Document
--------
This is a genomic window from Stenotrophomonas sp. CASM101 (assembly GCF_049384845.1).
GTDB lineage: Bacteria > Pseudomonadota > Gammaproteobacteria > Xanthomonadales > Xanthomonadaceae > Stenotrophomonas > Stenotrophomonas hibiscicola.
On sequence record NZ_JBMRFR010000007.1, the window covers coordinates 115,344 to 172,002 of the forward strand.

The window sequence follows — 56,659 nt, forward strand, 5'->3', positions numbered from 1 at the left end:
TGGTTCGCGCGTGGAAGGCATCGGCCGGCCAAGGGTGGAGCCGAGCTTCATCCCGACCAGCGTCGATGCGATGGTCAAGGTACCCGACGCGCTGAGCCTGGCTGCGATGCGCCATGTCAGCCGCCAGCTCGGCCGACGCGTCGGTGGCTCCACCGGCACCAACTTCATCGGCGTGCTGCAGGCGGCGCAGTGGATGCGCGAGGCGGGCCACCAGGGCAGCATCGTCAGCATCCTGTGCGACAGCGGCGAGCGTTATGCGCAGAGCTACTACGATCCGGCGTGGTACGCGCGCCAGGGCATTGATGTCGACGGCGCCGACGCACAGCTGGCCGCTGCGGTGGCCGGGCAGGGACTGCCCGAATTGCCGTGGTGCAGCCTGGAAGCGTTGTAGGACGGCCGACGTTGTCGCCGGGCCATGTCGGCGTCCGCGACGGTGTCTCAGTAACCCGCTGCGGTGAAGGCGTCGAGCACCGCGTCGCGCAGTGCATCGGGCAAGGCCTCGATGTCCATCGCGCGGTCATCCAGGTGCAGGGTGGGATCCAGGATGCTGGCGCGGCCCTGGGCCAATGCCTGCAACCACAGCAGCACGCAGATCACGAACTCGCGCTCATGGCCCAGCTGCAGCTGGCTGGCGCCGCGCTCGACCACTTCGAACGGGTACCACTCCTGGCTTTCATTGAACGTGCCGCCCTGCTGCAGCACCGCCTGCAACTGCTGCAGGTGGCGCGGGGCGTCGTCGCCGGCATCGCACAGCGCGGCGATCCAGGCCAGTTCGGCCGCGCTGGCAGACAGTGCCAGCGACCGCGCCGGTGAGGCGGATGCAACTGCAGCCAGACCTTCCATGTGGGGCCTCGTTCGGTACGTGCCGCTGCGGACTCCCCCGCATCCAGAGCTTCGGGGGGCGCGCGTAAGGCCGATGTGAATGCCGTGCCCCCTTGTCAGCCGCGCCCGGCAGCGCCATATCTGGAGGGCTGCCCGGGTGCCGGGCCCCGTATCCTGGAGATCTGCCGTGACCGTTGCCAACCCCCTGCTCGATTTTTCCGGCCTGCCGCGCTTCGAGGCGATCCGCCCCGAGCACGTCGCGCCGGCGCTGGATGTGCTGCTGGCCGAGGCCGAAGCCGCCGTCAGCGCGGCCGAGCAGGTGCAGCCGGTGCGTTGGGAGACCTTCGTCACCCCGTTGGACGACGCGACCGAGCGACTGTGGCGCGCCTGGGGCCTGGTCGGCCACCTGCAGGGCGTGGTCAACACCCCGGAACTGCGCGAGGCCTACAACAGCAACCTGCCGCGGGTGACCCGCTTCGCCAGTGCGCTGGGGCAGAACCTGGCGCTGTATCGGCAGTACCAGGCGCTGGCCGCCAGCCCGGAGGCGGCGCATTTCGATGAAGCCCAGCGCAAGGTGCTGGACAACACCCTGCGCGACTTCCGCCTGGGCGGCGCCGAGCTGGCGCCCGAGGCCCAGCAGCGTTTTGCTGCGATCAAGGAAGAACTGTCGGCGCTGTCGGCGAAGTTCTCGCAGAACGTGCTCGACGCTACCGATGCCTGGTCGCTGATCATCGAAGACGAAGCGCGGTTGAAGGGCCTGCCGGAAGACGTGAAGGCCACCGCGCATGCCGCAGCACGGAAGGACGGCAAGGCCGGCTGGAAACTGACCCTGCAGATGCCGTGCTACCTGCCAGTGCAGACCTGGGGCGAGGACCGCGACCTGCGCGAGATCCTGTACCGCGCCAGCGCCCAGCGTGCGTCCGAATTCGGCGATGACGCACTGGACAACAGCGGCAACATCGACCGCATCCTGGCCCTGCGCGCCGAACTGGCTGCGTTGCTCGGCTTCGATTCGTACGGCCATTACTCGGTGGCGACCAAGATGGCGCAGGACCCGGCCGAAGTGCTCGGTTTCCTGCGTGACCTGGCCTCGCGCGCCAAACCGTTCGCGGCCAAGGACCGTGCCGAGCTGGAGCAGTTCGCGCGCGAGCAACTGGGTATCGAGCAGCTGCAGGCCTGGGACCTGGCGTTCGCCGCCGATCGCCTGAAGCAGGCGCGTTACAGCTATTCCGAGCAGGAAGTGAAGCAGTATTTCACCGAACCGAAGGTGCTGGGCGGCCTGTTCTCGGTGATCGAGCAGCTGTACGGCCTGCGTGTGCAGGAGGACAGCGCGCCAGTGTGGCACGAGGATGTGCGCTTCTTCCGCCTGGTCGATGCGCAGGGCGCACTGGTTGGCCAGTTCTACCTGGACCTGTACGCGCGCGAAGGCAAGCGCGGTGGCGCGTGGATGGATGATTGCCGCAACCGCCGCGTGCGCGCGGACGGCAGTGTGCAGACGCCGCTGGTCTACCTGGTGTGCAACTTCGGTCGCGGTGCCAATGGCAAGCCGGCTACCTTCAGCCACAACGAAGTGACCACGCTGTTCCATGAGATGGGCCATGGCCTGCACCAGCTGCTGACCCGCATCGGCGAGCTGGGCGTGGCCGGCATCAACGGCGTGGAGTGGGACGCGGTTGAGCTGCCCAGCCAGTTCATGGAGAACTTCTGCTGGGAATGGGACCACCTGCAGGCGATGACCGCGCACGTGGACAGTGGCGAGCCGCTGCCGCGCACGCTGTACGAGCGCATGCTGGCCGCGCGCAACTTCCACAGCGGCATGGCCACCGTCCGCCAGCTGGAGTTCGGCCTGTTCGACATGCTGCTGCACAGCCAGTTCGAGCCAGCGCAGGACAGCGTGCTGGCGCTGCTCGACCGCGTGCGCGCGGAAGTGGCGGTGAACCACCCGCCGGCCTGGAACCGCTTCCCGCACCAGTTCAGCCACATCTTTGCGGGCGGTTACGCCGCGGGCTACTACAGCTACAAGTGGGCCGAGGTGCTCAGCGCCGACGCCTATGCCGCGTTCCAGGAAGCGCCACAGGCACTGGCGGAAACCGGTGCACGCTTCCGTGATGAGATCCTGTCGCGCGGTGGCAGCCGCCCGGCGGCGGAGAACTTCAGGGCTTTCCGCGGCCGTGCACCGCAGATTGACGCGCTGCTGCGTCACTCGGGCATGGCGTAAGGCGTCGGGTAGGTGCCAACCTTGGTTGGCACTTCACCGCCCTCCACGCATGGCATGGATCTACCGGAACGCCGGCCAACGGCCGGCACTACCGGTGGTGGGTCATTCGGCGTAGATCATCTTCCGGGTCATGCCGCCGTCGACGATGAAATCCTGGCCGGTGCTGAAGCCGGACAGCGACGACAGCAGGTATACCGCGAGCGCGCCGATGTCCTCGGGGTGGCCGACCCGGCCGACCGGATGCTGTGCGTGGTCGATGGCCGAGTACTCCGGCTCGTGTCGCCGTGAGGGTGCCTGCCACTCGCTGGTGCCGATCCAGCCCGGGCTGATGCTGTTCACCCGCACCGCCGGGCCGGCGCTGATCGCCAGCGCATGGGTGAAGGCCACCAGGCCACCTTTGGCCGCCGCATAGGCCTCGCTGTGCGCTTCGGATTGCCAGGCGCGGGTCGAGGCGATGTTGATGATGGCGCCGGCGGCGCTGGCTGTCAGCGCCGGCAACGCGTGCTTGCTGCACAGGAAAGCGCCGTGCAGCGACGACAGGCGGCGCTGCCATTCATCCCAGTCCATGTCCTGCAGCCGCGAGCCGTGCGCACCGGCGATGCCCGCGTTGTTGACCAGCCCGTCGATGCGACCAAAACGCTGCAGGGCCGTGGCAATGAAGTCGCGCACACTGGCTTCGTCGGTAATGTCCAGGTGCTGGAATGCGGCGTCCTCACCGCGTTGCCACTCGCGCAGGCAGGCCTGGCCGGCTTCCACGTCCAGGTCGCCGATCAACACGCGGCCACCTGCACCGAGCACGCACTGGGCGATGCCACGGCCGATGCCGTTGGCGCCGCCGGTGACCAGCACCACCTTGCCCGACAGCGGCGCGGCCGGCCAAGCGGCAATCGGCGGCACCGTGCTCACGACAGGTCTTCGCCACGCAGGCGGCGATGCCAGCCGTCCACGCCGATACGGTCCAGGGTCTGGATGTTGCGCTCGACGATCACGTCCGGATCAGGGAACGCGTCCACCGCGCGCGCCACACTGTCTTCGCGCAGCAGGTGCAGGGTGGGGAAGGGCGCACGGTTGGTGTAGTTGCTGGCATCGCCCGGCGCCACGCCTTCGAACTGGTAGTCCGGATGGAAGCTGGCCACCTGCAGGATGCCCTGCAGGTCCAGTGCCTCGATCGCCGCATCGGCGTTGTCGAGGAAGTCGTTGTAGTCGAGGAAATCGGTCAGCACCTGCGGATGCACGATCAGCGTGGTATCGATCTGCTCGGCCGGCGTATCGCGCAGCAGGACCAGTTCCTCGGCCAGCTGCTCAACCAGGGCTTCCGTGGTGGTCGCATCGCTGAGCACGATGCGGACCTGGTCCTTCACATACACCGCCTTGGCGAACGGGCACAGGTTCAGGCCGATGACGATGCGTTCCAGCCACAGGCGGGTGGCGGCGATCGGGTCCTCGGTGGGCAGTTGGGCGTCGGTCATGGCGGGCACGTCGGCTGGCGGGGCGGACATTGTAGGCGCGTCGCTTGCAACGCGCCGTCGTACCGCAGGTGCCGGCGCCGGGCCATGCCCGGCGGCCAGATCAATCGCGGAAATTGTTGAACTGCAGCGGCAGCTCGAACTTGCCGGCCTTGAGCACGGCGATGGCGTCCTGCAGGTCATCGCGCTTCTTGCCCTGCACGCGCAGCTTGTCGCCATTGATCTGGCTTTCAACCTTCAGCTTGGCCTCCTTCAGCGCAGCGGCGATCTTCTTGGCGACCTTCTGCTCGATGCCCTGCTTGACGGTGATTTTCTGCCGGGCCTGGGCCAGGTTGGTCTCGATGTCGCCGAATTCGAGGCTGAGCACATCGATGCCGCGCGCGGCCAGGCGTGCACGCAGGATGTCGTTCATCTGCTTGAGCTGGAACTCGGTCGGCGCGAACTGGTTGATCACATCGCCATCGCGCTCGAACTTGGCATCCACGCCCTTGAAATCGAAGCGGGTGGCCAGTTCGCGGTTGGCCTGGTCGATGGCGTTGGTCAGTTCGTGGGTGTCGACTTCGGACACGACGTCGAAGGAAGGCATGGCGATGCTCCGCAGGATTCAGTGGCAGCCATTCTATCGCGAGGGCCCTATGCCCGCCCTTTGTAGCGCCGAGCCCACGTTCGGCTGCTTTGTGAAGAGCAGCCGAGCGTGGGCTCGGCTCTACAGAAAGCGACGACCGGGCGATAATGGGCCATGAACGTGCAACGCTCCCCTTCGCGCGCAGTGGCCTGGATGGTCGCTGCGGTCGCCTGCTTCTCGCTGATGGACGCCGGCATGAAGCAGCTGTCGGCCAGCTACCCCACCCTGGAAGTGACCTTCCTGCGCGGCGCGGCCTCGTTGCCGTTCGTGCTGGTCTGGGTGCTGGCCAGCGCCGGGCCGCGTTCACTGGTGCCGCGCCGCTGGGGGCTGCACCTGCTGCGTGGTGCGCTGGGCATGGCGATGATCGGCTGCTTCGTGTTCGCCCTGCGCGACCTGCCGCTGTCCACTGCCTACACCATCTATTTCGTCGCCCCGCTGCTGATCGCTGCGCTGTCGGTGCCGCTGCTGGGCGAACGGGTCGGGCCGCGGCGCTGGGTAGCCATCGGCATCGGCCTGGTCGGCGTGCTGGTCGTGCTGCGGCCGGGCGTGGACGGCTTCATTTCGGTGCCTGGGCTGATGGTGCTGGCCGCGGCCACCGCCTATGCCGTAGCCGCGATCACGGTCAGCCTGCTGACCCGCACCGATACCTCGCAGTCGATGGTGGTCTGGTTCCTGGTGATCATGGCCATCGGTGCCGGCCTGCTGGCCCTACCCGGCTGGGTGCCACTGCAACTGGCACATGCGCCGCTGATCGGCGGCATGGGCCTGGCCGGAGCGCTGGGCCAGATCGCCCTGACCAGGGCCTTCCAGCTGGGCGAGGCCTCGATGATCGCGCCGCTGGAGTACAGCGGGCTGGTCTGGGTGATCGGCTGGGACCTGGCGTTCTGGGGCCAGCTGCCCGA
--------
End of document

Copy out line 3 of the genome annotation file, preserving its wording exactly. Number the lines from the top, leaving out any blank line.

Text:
On sequence record NZ_JBMRFR010000007.1, the window covers coordinates 115,344 to 172,002 of the forward strand.